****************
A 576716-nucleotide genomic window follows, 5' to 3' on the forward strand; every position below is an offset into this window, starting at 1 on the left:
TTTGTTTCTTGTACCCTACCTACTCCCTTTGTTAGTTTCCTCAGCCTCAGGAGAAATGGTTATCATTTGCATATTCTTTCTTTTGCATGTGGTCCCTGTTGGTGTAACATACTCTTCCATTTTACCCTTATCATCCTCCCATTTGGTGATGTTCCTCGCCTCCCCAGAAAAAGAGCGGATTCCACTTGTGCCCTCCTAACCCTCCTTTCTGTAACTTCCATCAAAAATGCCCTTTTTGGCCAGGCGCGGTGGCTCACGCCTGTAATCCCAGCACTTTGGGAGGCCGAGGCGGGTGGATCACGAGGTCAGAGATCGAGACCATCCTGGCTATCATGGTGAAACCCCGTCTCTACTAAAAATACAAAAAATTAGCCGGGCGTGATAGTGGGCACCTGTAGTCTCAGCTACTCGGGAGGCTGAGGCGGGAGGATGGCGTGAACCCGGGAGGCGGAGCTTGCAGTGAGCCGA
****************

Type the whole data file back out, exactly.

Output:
A 576716-nucleotide genomic window follows, 5' to 3' on the forward strand; every position below is an offset into this window, starting at 1 on the left:
TTTGTTTCTTGTACCCTACCTACTCCCTTTGTTAGTTTCCTCAGCCTCAGGAGAAATGGTTATCATTTGCATATTCTTTCTTTTGCATGTGGTCCCTGTTGGTGTAACATACTCTTCCATTTTACCCTTATCATCCTCCCATTTGGTGATGTTCCTCGCCTCCCCAGAAAAAGAGCGGATTCCACTTGTGCCCTCCTAACCCTCCTTTCTGTAACTTCCATCAAAAATGCCCTTTTTGGCCAGGCGCGGTGGCTCACGCCTGTAATCCCAGCACTTTGGGAGGCCGAGGCGGGTGGATCACGAGGTCAGAGATCGAGACCATCCTGGCTATCATGGTGAAACCCCGTCTCTACTAAAAATACAAAAAATTAGCCGGGCGTGATAGTGGGCACCTGTAGTCTCAGCTACTCGGGAGGCTGAGGCGGGAGGATGGCGTGAACCCGGGAGGCGGAGCTTGCAGTGAGCCGA